I got plantar fasciitis when I was training to become a spin and yoga instructor. I overworked my feet by doing hours of spin and yoga a day for 3 weeks. By the time I realized there was a problem, I couldn't walk, had to get cortisone shots, needed to go to physical therapy and see an orthopedist regularly. The reason that the fasciitis and tendinitis got so bad was because I have neuropathy in my feet so I don't feel pain when I'm supposed too. I do plan on retaking my training in a few months (although maybe this is a bad idea) and I would like to start spinning again in a month. Until then, what type of cardio can I do? I am trying to lose weight. I currently am doing Pilates regularly but need some cardio. I do not have access to a pool. Suggestions?

  • I encourage you to look into eccentric exercises for improving (and preventing relapse of) your plantar fasciitis.
    – michael
    Commented Apr 28, 2016 at 19:10

2 Answers 2


I'll start this answer by saying I'm somewhat biased (as in my user name, rrirower). But, I'd be remiss if I did not suggest using a rower for your cardio. In my opinion, a rower provides one of the best overall training experiences because it works many muscles concurrently. And, since it's considered to be relatively low impact, you should be able to use it with minimal or no discomfort while you rehab your injury.

I would suggest you take a look at my answer to a similar question: How can I train for a marathon with a damaged toe? for further insight into why a rower may be a good fit for you.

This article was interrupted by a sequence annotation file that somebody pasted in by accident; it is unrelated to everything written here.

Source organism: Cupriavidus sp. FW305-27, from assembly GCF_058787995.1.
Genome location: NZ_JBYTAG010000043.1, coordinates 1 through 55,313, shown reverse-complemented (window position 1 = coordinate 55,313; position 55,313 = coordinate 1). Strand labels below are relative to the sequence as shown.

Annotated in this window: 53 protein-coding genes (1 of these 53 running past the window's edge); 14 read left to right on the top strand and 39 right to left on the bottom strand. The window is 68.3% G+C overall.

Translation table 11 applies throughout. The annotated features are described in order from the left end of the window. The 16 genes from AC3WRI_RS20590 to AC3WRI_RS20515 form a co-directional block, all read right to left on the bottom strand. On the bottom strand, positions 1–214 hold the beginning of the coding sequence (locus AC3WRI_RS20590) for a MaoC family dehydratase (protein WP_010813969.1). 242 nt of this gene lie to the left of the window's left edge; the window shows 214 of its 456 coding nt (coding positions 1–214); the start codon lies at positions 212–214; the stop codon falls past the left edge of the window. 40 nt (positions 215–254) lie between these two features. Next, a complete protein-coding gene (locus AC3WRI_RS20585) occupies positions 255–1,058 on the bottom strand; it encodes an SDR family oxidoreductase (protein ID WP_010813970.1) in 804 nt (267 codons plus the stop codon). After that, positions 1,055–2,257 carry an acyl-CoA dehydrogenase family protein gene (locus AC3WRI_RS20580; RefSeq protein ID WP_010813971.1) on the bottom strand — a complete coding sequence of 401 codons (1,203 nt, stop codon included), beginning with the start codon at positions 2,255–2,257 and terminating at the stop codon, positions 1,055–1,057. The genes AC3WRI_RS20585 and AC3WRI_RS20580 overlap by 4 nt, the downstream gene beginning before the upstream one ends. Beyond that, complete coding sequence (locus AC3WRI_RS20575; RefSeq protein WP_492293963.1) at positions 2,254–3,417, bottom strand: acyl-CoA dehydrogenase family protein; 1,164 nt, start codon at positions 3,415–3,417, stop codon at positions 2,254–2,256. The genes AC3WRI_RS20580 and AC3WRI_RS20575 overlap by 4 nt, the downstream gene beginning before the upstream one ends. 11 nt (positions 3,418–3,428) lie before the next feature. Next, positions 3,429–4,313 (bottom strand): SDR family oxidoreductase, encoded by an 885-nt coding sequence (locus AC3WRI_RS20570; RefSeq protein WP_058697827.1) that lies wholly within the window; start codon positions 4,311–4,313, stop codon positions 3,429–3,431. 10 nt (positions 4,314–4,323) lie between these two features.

Rower is great tools for cardio, you should definitely try it out.

Besides that, stationary bikes sometimes works. Intensity is much lower, also usage depends on your condition. If you need higher intensitivity? Even push ups can be used as cardio exercise. For me kettlebell works fine, but my heels are OK.

Question is - what is target intensitivity. Can you try a bit of different exercises, and check one that do not hurt you? It can be that stationary bike, you have access to has great sit position, and that is 100% accurate? Maybe rower give right intensitivity? No one can tell that, but you.

What ever you choose. Rest is best treatment for your heels, so be wise, listen to your body, and train with out pain, at least with your heels.

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